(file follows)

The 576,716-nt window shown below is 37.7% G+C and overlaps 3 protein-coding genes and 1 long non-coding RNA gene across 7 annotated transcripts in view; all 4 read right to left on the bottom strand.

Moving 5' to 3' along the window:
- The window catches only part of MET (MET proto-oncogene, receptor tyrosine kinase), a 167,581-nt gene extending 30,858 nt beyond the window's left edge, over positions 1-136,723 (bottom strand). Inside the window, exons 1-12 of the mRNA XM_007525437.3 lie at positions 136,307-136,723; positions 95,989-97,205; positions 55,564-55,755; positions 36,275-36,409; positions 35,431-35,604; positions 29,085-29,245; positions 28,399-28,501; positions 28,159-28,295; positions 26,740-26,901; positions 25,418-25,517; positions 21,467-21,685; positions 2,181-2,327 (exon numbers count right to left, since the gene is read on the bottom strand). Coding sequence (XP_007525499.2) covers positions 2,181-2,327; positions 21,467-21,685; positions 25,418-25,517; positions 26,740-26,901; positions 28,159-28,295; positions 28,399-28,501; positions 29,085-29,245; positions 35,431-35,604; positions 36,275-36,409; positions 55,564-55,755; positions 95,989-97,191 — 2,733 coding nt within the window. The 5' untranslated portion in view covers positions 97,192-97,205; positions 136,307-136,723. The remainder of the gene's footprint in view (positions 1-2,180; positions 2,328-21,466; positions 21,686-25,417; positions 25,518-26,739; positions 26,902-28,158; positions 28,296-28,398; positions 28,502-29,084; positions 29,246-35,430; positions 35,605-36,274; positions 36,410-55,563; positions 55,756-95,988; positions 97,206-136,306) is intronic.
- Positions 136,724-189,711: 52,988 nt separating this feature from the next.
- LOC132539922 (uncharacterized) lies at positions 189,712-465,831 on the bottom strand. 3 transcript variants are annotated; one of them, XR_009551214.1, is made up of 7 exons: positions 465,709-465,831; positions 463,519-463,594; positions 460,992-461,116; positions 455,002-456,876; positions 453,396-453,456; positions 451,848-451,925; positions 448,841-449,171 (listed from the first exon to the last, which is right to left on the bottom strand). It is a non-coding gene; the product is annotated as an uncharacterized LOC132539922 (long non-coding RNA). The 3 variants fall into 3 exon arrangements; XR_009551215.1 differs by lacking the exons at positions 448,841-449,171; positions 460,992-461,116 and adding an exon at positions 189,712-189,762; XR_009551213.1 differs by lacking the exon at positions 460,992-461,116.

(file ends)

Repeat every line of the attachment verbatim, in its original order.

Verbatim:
The 576,716-nt window shown below is 37.7% G+C and overlaps 3 protein-coding genes and 1 long non-coding RNA gene across 7 annotated transcripts in view; all 4 read right to left on the bottom strand.

Moving 5' to 3' along the window:
- The window catches only part of MET (MET proto-oncogene, receptor tyrosine kinase), a 167,581-nt gene extending 30,858 nt beyond the window's left edge, over positions 1-136,723 (bottom strand). Inside the window, exons 1-12 of the mRNA XM_007525437.3 lie at positions 136,307-136,723; positions 95,989-97,205; positions 55,564-55,755; positions 36,275-36,409; positions 35,431-35,604; positions 29,085-29,245; positions 28,399-28,501; positions 28,159-28,295; positions 26,740-26,901; positions 25,418-25,517; positions 21,467-21,685; positions 2,181-2,327 (exon numbers count right to left, since the gene is read on the bottom strand). Coding sequence (XP_007525499.2) covers positions 2,181-2,327; positions 21,467-21,685; positions 25,418-25,517; positions 26,740-26,901; positions 28,159-28,295; positions 28,399-28,501; positions 29,085-29,245; positions 35,431-35,604; positions 36,275-36,409; positions 55,564-55,755; positions 95,989-97,191 — 2,733 coding nt within the window. The 5' untranslated portion in view covers positions 97,192-97,205; positions 136,307-136,723. The remainder of the gene's footprint in view (positions 1-2,180; positions 2,328-21,466; positions 21,686-25,417; positions 25,518-26,739; positions 26,902-28,158; positions 28,296-28,398; positions 28,502-29,084; positions 29,246-35,430; positions 35,605-36,274; positions 36,410-55,563; positions 55,756-95,988; positions 97,206-136,306) is intronic.
- Positions 136,724-189,711: 52,988 nt separating this feature from the next.
- LOC132539922 (uncharacterized) lies at positions 189,712-465,831 on the bottom strand. 3 transcript variants are annotated; one of them, XR_009551214.1, is made up of 7 exons: positions 465,709-465,831; positions 463,519-463,594; positions 460,992-461,116; positions 455,002-456,876; positions 453,396-453,456; positions 451,848-451,925; positions 448,841-449,171 (listed from the first exon to the last, which is right to left on the bottom strand). It is a non-coding gene; the product is annotated as an uncharacterized LOC132539922 (long non-coding RNA). The 3 variants fall into 3 exon arrangements; XR_009551215.1 differs by lacking the exons at positions 448,841-449,171; positions 460,992-461,116 and adding an exon at positions 189,712-189,762; XR_009551213.1 differs by lacking the exon at positions 460,992-461,116.